The U.S. Postal Service signaled today that it will suspend mail processing plant closures starting Aug. 31 “to avoid any adverse impact on the November election.” The freeze will last until early next year, according to a news release, and comes after some state election officials had reacted with alarm to the possible disruption to vote-by-mail balloting.
But today’s announcement also raises the odds that the planned downsizing (in which 223 of 461 processing plants would ultimately be closed or consolidated for a predicted savings of more than $2 billion annually) will be shelved for the rest of this year.
Here’s why: USPS leaders have already agreed to hold off on any closings until May 15. That self-imposed moratorium came in response to congressional pressure. Now, some lawmakers are lobbying for an additional postponement until the Postal Regulatory Commission issues an advisory opinion.
The commission won’t do so until late July at the earliest, according to its schedule for hearing the case. If Postal Service officials agree to that added delay (and Congress may not give them much choice), it’s hard to imagine that they’ll seek to rush through any facility closings during what could be just a month-long window between late July and Aug. 31.
Admittedly, FedLine is speculating. But in an election year, observers of all stripes (i.e., business mailers as well as former executives and labor reps) have doubted that the Postal Service has any chance of proceeding with a restructuring aimed at cutting some 35,000 jobs.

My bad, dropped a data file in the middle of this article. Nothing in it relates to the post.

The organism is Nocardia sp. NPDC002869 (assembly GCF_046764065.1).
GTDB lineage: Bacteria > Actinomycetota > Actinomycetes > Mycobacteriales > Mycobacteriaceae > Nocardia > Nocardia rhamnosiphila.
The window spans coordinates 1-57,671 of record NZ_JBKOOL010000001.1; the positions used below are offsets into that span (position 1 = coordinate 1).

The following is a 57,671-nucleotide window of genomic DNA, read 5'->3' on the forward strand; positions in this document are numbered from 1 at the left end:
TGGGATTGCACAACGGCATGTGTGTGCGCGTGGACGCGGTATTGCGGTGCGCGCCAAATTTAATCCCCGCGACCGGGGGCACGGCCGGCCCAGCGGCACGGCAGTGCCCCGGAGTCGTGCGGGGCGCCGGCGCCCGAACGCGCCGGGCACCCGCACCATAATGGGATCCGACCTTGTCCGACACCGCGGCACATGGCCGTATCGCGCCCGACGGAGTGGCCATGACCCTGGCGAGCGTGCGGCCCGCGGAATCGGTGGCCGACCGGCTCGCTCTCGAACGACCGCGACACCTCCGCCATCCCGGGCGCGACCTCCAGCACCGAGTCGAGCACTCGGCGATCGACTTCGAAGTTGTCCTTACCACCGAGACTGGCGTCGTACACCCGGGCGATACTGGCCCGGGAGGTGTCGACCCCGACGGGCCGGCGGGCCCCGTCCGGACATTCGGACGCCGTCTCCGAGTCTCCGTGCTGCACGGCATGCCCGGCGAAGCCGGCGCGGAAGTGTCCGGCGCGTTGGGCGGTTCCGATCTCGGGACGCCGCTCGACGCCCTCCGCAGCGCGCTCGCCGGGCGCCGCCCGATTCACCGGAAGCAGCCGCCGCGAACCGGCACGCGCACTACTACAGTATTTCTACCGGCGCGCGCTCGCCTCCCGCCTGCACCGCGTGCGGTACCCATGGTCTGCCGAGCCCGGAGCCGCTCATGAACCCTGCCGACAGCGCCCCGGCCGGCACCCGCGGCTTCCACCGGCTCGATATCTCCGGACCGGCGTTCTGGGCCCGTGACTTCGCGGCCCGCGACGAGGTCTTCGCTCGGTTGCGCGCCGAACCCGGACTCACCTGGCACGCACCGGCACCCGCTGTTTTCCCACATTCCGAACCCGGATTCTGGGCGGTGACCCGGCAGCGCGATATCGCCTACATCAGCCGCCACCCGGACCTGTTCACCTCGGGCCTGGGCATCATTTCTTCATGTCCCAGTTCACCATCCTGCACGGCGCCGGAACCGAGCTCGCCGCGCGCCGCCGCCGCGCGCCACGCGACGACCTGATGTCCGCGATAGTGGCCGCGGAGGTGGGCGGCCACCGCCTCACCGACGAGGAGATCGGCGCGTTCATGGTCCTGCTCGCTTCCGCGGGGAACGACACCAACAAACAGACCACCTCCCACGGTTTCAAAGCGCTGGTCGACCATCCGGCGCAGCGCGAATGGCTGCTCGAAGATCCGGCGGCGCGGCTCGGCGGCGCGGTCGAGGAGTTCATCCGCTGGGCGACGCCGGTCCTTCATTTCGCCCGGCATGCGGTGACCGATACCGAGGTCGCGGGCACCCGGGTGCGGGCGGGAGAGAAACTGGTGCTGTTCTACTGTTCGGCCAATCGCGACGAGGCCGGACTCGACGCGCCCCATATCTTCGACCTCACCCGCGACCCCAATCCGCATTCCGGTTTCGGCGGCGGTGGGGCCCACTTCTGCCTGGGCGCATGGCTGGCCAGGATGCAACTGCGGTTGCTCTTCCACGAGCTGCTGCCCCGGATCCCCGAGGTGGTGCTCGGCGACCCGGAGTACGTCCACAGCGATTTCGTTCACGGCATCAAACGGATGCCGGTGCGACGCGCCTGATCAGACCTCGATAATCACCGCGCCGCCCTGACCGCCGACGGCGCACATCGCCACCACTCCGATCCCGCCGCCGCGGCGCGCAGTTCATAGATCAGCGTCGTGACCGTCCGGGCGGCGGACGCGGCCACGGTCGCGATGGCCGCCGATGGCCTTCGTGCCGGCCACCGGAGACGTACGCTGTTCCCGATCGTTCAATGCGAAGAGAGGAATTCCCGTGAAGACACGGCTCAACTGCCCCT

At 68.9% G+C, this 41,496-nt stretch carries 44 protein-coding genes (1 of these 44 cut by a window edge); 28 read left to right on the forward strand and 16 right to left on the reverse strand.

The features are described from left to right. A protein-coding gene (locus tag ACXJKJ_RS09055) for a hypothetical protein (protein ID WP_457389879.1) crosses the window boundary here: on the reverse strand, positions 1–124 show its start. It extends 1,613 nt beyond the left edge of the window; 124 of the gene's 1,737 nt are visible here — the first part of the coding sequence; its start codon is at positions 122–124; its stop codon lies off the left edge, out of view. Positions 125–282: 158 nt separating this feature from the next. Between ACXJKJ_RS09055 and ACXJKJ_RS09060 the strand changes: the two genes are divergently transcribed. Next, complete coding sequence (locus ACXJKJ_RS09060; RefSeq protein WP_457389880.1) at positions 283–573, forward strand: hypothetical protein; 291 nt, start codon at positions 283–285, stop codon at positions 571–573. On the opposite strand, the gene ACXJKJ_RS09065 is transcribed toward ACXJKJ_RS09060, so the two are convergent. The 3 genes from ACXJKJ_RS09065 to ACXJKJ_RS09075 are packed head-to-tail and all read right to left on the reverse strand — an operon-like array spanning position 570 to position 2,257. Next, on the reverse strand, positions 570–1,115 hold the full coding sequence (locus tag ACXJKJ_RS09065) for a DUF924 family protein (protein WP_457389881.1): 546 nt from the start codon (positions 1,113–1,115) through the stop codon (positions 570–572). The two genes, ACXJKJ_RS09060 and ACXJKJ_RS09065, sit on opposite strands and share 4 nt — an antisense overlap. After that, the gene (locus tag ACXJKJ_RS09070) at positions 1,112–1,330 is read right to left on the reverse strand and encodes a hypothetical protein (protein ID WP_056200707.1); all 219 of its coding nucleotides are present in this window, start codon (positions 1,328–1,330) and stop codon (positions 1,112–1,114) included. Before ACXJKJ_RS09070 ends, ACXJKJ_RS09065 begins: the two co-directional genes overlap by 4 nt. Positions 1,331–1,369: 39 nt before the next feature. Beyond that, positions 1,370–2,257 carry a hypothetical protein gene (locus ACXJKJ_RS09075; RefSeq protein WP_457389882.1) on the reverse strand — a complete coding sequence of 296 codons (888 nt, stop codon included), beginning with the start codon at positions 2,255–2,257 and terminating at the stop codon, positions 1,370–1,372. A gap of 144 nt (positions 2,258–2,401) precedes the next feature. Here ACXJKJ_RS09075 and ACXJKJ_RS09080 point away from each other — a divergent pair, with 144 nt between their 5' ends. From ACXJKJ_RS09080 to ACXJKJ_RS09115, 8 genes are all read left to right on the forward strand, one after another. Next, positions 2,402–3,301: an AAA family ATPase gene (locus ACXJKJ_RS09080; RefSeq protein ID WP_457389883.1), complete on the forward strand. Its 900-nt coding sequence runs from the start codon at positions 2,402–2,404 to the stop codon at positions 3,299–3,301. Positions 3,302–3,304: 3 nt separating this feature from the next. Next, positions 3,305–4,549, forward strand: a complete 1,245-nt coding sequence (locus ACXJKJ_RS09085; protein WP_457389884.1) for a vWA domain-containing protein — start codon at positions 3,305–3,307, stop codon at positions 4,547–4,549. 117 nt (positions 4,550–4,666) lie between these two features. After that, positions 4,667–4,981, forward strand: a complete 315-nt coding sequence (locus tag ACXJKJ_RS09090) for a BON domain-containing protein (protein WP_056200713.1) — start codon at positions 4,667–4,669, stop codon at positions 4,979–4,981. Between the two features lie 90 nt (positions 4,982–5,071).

In today’s announcement, the Postal Service acknowledged that the current moratorium means that “most closures or consolidations would have to start” after May 15 and be completed by the end of August.
Asked how many plants would be shuttered in that 3-1/2-month period, “it’s hard to predict a specific number,” USPS spokeswoman Susan McGowan told FedLine. Each closure will be handled individually, McGowan said in an email, adding that “there’s no way to know how many will be completed by August.”
But the latest freeze apparently has been in the works for some time. More than a month ago, a USPS representative had told the National Association of Secretaries of State essentially what was publicly released today, said Kay Stimson, a spokeswoman for the association. The plant closures, which are tied to a proposed weakening in first-class mail delivery standards, had stoked bi-partisan concern among state elections officials.
“Drastic changes in how mail is processed could have unintended consequences, specifically when it comes to how Ohio voters’ absentee ballots are handled,” Ohio Secretary of State Jon Husted said last month.
Not to worry, Postmaster General Pat Donahoe said today. “Mail is an increasingly important part of the U.S. election process and we are confident in the dependable and timely delivery of election-related mail.”